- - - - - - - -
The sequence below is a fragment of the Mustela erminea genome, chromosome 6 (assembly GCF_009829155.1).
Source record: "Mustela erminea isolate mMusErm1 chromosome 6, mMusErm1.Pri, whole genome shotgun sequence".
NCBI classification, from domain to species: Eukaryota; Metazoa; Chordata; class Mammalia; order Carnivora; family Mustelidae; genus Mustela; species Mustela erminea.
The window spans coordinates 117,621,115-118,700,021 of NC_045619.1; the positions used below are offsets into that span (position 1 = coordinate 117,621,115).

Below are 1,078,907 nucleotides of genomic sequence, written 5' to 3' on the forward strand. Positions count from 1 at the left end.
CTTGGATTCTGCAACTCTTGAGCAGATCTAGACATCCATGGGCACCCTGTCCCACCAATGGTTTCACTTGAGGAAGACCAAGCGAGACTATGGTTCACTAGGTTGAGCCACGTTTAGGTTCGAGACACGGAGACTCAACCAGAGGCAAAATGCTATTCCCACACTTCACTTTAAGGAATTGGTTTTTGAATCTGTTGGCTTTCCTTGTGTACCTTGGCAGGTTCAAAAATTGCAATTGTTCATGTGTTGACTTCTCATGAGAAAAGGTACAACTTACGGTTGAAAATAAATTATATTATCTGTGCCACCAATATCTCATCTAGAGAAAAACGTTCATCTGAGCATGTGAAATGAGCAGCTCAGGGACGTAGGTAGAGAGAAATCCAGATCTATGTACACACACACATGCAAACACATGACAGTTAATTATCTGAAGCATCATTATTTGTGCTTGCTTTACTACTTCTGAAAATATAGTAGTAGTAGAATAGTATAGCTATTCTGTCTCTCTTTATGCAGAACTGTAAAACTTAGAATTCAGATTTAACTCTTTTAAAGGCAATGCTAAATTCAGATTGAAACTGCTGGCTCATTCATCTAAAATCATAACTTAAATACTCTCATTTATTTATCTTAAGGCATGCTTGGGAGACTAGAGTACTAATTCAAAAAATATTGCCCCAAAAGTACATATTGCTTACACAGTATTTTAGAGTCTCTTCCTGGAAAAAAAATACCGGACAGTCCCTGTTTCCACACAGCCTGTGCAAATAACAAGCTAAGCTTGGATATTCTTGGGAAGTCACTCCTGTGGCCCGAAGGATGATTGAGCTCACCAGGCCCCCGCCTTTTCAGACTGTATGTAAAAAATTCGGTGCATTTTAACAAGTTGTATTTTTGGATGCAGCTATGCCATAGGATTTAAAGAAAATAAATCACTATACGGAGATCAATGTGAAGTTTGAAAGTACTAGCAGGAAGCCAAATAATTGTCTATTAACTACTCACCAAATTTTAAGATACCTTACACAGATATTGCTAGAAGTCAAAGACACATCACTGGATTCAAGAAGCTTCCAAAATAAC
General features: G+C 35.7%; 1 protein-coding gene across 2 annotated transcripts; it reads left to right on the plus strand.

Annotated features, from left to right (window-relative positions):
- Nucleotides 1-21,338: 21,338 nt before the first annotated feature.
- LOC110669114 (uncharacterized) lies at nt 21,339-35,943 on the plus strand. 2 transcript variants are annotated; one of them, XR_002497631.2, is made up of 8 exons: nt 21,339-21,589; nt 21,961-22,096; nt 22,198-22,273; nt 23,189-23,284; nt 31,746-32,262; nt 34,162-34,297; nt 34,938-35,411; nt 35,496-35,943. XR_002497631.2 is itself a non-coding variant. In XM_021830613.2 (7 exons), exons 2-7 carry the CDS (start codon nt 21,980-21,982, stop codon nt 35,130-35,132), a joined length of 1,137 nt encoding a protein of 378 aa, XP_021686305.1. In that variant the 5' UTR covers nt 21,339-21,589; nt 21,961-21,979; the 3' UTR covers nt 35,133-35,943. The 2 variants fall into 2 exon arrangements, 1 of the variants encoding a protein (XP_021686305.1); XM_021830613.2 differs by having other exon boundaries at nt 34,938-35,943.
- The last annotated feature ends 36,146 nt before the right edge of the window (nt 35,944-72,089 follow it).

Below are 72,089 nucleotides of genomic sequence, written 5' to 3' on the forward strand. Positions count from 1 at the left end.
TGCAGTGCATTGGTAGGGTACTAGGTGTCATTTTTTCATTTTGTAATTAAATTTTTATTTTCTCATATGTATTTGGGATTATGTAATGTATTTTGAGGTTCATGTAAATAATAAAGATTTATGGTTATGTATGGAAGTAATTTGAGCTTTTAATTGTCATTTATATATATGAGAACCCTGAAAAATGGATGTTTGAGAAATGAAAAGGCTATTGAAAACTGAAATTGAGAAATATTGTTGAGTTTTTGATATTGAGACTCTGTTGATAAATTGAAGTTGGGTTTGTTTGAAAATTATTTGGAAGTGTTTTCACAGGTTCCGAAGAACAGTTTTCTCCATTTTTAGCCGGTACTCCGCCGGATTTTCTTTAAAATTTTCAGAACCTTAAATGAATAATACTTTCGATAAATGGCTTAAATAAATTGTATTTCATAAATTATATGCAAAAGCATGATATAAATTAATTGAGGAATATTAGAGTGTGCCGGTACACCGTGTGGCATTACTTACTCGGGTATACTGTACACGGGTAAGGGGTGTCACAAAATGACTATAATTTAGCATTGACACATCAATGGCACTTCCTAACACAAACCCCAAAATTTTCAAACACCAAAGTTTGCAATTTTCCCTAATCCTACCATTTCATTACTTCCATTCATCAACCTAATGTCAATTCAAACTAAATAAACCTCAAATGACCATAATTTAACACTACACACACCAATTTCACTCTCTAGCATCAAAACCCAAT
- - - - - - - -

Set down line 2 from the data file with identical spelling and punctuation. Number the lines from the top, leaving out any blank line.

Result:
Source record: "Mustela erminea isolate mMusErm1 chromosome 6, mMusErm1.Pri, whole genome shotgun sequence".